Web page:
Free Maryland teachers from unions

December 09, 2008|By Tom Neumark

Though some teachers may not realize it, Maryland's laws infringe on their freedoms, place the interests of unions over individual teachers and restrict the ability of teachers to become entrepreneurs.

Teachers ought to have the right to be represented by a union. But they should also have the right to not be represented. Maryland forces teachers to be represented by unions, which violates teachers' rights and has negative consequences for teachers and students.

There is an important distinction between being "represented" by a union and being a "member" of a union. Maryland law - like that in many other states - does not require that teachers be members of a union, but it does require them to be represented. This means that individual teachers are not permitted to negotiate their own salaries, benefits and working conditions, even if they want to. Forbidding workers from negotiating on their own behalf and requiring that a third party be involved serves no public purpose, but it does benefit unions.

Despite union rhetoric about "workers' rights," the reality is that unions are a kind of business, and like all businesses they work to secure and enhance their revenues. By requiring all teachers in Maryland to pay hundreds of dollars per year in representation fees and by limiting the number of bargaining units allowed in each district, the unions have managed to bend the law to place their interests above teachers' rights.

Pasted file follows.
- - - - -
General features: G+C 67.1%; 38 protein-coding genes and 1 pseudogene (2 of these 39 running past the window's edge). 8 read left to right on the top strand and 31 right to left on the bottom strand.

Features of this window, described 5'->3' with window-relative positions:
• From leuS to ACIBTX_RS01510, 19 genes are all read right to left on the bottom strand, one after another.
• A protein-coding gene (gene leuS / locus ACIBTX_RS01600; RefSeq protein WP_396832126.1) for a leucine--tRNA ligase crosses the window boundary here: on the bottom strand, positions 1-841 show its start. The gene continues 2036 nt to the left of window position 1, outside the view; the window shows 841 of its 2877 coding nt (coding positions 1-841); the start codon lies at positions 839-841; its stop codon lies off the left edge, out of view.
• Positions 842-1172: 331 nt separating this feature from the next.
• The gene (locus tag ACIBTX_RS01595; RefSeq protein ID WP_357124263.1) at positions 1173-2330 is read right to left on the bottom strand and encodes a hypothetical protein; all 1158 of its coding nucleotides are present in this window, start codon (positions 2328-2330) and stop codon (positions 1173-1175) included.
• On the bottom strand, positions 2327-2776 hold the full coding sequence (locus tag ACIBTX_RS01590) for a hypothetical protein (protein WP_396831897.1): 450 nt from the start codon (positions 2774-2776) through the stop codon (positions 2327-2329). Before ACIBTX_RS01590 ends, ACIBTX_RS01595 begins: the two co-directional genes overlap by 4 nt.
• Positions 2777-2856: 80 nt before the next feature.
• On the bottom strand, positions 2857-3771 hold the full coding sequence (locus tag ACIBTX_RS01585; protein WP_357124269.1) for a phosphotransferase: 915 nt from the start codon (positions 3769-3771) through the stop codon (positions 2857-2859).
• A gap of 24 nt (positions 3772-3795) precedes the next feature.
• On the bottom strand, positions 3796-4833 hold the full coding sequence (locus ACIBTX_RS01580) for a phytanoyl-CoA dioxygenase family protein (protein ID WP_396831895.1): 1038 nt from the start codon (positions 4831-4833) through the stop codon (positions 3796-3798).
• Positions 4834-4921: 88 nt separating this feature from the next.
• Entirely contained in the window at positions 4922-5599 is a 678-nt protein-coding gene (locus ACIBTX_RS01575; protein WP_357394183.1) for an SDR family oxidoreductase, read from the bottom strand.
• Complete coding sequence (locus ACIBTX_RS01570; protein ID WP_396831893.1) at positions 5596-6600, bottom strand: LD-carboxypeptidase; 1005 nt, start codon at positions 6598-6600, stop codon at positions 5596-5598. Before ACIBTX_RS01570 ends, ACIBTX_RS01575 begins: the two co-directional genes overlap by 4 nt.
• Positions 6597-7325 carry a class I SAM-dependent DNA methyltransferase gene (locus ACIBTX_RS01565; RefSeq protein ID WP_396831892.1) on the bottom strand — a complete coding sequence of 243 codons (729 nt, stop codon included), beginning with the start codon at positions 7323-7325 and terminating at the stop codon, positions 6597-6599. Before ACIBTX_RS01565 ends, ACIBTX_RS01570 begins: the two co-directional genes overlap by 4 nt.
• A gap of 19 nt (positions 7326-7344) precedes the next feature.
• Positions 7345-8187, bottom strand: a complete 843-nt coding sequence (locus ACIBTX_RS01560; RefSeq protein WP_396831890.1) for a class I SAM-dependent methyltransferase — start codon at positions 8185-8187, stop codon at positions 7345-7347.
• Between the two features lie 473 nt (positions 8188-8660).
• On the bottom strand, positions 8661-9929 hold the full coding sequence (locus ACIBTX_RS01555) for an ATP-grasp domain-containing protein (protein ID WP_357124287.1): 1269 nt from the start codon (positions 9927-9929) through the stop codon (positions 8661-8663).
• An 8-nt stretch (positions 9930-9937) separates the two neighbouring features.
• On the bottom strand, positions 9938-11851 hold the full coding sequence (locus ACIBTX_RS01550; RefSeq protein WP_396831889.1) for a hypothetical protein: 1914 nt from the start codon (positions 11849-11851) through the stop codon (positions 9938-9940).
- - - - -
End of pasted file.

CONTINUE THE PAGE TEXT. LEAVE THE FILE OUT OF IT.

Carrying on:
In Maryland, all teachers are required to be represented; eventhose who prefer otherwise must pay a "representation fee," the amount of which they are not permitted to negotiate. The school system and the union negotiate what the teacher must pay. A teacher objecting to a union on religious grounds must still pay the amount of the representation fee to a charity. Which charity the money goes to must be negotiated with the union.

At a minimum, the inherent unfairness of being forced to pay for representation one does not want should be corrected through legislation in the next General Assembly session.

Because being represented is mandatory, and because most local districts sign exclusive representation contracts, unions have effectively consigned teachers to the status of "labor." If teachers could represent themselves, some would choose to start companies that provided educational services to local districts. Instead of being limited to a labor-management relationship, these teachers could become managers or entrepreneurs. Their firms could provide services ranging from a single teacher to a multi-disciplinary team with a focus on helping struggling schools, or many other possibilities. Teachers would be free from the uniform salary scale that unions promote, which results in underpaying some teachers and causing shortages that deny children the teachers they deserve.

Maryland's teachers unions collect tens of millions of dollars in dues and fees, which makes them a formidable political force in Annapolis, where their lobbyists maintain a near-stranglehold on education policy. By mandating that all teachers be represented, Maryland's lawmakers have given unions the financial means to influence the political process, which makes it difficult for our elected officials to enact important education reforms that unions oppose. One of those reforms is enabling teachers to become education entrepreneurs, a freedom that teachers deserve and the public needs.

Tom Neumark is a visiting fellow at the Maryland Public Policy Institute. His e-mail is

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